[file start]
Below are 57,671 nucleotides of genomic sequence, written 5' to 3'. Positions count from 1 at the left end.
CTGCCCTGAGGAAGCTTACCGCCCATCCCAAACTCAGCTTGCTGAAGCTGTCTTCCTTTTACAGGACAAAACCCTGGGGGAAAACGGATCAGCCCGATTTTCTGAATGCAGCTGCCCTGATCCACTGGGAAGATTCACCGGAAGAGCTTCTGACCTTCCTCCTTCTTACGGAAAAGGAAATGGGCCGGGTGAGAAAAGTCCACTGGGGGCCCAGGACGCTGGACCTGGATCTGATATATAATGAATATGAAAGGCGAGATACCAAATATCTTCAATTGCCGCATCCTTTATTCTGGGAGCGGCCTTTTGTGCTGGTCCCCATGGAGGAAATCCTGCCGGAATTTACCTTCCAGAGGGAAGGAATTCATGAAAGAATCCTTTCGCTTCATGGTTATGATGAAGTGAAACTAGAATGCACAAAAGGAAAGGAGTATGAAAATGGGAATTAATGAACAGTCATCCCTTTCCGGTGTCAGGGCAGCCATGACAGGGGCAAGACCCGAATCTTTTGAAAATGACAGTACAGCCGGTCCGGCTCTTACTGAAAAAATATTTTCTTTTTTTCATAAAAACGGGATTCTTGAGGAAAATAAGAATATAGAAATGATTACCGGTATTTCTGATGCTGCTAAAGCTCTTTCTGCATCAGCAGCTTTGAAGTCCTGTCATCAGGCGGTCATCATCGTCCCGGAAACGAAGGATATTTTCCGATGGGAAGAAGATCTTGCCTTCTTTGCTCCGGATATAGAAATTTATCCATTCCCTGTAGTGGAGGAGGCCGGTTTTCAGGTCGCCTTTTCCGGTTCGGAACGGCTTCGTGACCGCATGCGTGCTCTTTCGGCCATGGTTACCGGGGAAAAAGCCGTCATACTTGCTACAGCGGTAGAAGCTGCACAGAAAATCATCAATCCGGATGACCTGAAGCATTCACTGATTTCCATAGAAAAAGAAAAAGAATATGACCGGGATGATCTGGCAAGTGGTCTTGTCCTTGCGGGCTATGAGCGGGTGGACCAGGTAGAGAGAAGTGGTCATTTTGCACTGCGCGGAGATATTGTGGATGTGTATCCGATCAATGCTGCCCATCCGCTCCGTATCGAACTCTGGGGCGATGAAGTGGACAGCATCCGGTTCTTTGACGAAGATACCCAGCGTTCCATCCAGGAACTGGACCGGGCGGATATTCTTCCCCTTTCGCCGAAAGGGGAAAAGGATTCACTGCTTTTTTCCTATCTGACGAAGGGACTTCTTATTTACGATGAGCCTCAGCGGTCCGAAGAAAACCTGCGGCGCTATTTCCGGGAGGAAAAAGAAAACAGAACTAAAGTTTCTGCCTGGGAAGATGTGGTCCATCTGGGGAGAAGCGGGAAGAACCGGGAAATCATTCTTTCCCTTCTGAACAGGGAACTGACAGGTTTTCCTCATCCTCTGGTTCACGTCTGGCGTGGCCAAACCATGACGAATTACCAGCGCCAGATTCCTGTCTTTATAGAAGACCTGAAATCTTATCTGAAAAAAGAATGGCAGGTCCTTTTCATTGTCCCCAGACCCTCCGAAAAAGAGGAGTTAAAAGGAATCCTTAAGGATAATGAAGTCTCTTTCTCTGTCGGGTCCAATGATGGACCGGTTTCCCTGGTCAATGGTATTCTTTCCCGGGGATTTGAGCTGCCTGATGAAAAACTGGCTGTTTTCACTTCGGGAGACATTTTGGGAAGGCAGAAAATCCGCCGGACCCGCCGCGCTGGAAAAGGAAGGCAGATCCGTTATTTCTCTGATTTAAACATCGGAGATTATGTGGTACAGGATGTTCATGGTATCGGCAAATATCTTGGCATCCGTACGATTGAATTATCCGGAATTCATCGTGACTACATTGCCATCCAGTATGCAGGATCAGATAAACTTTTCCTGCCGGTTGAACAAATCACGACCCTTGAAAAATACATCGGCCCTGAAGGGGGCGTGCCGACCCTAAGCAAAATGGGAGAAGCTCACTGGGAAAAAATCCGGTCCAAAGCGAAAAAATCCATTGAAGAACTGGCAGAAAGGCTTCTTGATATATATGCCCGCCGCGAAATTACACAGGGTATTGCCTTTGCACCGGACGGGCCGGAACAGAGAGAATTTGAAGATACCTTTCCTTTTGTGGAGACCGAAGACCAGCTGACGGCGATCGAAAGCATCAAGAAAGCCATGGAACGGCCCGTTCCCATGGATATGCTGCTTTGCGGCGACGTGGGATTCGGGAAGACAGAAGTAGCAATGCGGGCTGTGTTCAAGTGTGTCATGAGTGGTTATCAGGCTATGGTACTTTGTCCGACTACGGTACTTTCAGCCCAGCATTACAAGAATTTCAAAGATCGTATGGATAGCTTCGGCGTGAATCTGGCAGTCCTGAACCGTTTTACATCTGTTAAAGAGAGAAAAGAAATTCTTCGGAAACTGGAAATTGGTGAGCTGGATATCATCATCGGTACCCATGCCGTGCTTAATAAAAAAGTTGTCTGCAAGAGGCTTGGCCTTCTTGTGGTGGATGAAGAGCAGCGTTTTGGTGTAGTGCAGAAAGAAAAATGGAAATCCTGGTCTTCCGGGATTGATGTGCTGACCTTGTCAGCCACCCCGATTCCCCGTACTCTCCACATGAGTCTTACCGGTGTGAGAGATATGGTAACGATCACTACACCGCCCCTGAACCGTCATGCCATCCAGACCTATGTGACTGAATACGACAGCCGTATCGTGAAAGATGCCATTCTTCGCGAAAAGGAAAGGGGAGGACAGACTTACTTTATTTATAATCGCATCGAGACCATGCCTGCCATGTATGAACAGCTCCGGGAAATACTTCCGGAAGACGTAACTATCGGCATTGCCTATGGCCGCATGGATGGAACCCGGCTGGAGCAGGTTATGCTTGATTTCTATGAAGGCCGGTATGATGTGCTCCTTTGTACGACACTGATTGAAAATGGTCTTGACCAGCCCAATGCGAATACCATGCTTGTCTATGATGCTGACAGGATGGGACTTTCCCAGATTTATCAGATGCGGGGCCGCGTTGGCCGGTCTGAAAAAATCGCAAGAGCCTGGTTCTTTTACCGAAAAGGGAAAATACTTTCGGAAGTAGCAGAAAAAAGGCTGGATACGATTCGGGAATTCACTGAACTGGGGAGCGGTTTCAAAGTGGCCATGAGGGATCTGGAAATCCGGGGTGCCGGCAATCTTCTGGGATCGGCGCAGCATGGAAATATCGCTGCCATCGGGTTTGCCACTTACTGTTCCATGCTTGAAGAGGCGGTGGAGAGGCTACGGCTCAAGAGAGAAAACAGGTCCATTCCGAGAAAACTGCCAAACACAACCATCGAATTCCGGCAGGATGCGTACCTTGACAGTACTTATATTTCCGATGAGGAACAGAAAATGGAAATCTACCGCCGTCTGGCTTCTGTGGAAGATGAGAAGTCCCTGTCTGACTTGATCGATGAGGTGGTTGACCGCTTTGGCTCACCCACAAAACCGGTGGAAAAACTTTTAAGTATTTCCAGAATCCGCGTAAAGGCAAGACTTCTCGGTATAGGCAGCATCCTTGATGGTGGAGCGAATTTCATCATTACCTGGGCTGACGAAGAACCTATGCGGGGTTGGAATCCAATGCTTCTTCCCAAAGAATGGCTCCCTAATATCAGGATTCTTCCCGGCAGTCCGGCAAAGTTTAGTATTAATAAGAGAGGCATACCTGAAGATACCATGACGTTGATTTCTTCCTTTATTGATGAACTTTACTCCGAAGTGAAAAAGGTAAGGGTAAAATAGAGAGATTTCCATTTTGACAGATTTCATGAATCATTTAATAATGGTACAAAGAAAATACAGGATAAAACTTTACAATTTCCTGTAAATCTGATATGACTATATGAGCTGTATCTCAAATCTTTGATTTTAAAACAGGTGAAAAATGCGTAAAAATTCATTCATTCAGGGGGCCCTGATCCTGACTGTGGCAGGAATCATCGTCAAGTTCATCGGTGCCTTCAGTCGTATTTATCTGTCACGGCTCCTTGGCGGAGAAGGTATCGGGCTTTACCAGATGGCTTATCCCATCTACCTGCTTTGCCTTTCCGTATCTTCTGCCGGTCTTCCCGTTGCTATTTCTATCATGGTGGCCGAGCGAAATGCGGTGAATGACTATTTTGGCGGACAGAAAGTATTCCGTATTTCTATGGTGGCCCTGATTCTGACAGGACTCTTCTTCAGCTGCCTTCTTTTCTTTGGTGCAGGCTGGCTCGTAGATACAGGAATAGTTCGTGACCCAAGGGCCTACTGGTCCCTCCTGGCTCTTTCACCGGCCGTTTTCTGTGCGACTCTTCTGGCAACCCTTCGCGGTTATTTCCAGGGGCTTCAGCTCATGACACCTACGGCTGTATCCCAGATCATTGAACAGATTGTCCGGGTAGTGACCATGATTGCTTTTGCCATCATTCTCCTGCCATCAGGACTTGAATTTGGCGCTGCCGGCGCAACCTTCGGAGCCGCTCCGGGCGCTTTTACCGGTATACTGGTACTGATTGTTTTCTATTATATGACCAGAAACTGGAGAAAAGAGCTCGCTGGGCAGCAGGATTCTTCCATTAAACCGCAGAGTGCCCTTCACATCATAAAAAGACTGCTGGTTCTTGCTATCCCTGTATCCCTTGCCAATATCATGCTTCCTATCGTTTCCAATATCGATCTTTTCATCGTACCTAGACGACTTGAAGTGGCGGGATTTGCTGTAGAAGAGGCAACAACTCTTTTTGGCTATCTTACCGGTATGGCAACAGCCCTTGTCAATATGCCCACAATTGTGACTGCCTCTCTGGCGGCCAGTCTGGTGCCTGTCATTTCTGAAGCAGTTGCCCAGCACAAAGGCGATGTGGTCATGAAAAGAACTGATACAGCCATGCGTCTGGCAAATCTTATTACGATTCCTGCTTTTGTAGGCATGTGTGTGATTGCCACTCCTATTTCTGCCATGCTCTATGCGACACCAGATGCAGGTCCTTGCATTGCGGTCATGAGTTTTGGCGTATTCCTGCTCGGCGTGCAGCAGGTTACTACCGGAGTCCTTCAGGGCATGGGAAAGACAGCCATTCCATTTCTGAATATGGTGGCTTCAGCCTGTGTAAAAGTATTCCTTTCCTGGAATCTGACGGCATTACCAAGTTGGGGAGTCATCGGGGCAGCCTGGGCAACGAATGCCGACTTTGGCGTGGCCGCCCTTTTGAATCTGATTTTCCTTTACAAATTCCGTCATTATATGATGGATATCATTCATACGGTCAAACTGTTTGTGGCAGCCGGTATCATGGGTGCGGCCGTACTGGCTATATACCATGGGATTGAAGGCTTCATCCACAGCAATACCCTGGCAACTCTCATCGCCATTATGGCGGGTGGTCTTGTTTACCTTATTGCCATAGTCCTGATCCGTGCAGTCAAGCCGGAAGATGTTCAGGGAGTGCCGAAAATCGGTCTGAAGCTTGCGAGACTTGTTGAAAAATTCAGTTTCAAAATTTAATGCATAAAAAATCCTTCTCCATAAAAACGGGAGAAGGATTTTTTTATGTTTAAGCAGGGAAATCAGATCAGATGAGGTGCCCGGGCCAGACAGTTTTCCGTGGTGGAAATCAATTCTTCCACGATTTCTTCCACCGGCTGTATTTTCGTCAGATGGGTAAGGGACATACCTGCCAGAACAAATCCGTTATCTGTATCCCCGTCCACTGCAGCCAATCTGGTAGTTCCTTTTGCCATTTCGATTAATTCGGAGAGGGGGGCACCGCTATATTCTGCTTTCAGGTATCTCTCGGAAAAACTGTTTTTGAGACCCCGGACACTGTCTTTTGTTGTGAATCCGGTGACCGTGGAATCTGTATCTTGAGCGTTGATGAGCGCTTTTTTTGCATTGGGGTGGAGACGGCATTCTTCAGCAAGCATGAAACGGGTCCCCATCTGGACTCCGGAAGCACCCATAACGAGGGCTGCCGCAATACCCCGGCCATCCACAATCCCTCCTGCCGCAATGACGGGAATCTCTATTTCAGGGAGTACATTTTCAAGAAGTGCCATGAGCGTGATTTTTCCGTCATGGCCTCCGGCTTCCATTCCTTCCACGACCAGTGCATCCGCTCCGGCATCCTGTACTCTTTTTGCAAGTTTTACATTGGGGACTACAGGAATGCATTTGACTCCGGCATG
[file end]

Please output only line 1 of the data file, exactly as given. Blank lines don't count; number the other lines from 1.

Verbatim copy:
Below are 57,671 nucleotides of genomic sequence, written 5' to 3'. Positions count from 1 at the left end.